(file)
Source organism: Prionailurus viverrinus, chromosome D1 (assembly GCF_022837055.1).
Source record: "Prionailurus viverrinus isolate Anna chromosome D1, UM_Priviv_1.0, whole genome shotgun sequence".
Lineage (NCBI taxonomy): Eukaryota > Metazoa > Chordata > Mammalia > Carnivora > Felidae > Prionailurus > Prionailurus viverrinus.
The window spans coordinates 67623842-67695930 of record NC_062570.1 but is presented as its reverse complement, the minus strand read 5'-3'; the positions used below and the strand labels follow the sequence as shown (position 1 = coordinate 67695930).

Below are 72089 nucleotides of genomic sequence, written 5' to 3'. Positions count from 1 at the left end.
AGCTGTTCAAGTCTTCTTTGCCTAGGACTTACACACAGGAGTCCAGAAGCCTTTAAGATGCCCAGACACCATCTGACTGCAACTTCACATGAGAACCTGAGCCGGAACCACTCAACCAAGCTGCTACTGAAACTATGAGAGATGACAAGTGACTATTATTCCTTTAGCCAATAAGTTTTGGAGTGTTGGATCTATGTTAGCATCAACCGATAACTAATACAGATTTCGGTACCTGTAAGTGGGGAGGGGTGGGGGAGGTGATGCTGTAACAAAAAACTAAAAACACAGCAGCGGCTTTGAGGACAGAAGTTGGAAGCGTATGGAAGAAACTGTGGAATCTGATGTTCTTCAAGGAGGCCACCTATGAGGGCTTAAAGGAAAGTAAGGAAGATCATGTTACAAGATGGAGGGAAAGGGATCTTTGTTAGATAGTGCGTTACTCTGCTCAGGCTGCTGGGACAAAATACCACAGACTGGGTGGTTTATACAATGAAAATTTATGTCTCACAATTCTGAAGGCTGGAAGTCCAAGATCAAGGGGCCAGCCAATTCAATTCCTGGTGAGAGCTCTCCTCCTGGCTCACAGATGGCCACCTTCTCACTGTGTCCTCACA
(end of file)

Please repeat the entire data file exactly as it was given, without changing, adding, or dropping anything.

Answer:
Source organism: Prionailurus viverrinus, chromosome D1 (assembly GCF_022837055.1).
Source record: "Prionailurus viverrinus isolate Anna chromosome D1, UM_Priviv_1.0, whole genome shotgun sequence".
Lineage (NCBI taxonomy): Eukaryota > Metazoa > Chordata > Mammalia > Carnivora > Felidae > Prionailurus > Prionailurus viverrinus.
The window spans coordinates 67623842-67695930 of record NC_062570.1 but is presented as its reverse complement, the minus strand read 5'-3'; the positions used below and the strand labels follow the sequence as shown (position 1 = coordinate 67695930).

Below are 72089 nucleotides of genomic sequence, written 5' to 3'. Positions count from 1 at the left end.
AGCTGTTCAAGTCTTCTTTGCCTAGGACTTACACACAGGAGTCCAGAAGCCTTTAAGATGCCCAGACACCATCTGACTGCAACTTCACATGAGAACCTGAGCCGGAACCACTCAACCAAGCTGCTACTGAAACTATGAGAGATGACAAGTGACTATTATTCCTTTAGCCAATAAGTTTTGGAGTGTTGGATCTATGTTAGCATCAACCGATAACTAATACAGATTTCGGTACCTGTAAGTGGGGAGGGGTGGGGGAGGTGATGCTGTAACAAAAAACTAAAAACACAGCAGCGGCTTTGAGGACAGAAGTTGGAAGCGTATGGAAGAAACTGTGGAATCTGATGTTCTTCAAGGAGGCCACCTATGAGGGCTTAAAGGAAAGTAAGGAAGATCATGTTACAAGATGGAGGGAAAGGGATCTTTGTTAGATAGTGCGTTACTCTGCTCAGGCTGCTGGGACAAAATACCACAGACTGGGTGGTTTATACAATGAAAATTTATGTCTCACAATTCTGAAGGCTGGAAGTCCAAGATCAAGGGGCCAGCCAATTCAATTCCTGGTGAGAGCTCTCCTCCTGGCTCACAGATGGCCACCTTCTCACTGTGTCCTCACA